How Nutrition North Canada works
COVID-19: Program enhancements
In response to the coronavirus outbreak, and to support food security in isolated communities, enhancements have been made to the Nutrition North Canada subsidy program to give Northerners in these communities better access and more savings on nutritious foods and essential items.
We have increased subsidy rates and expanded the list of food and essential items subsidized when shipped by air to all 116 Nutrition North Canada eligible communities.
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What is Nutrition North Canada?
Nutrition North Canada (NNC) is a Government of Canada program that helps make nutritious food and some essential items more affordable and more accessible. NNC helps eligible northern communities in 3 ways:
How the subsidy works
NNC subsidizes a list of nutritious eligible foods, as well as certain non-food items such as diapers and soap, hand-sanitizers and personal hygiene products, sold by registered retailers, suppliers, and country food processors.
Customers in eligible communities can purchase subsidized food from registered northern retailers or directly from registered suppliers.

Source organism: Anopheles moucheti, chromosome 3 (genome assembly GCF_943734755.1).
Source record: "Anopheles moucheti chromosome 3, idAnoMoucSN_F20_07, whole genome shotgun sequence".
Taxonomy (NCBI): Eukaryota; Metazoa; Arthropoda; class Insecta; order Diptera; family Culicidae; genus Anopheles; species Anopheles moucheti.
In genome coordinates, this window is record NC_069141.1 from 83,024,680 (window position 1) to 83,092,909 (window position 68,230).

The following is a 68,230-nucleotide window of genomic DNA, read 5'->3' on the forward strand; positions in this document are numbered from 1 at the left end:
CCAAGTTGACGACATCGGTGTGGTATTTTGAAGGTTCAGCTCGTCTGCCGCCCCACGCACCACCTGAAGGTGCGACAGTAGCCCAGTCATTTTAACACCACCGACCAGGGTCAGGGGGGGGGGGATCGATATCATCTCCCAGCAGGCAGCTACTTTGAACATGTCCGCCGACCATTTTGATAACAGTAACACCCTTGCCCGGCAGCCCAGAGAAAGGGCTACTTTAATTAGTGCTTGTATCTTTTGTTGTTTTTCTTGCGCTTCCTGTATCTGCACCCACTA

The retail subsidy is applied against the total cost of an eligible product (including product purchasing cost, transportation, insurance and overhead) shipped by air, ice road, sealift or barge to an eligible community. This means that the price you pay for these items is cheaper than it otherwise would be.
These businesses must pass on the full subsidy to consumers.
If you have a business that operates in or serves one or more of our eligible communities and are interested in registering with NNC, visit For retailers and suppliers.
How to access the subsidy
If you live in an eligible Northern community, there are 2 ways you can access the subsidy.
Shopping at a registered retailer
When you shop at a registered NNC retailer, the price of eligible food reflects the NNC subsidy. At larger stores, the savings will be displayed on your receipt.
Making a direct order
When you order directly from a registered supplier, the NNC subsidy is automatically deducted from the price of all eligible items. Individuals, schools, restaurants and small retailers can access direct orders. This option helps preserve competition among northern retailers and provides consumers with flexibility related to special dietary needs.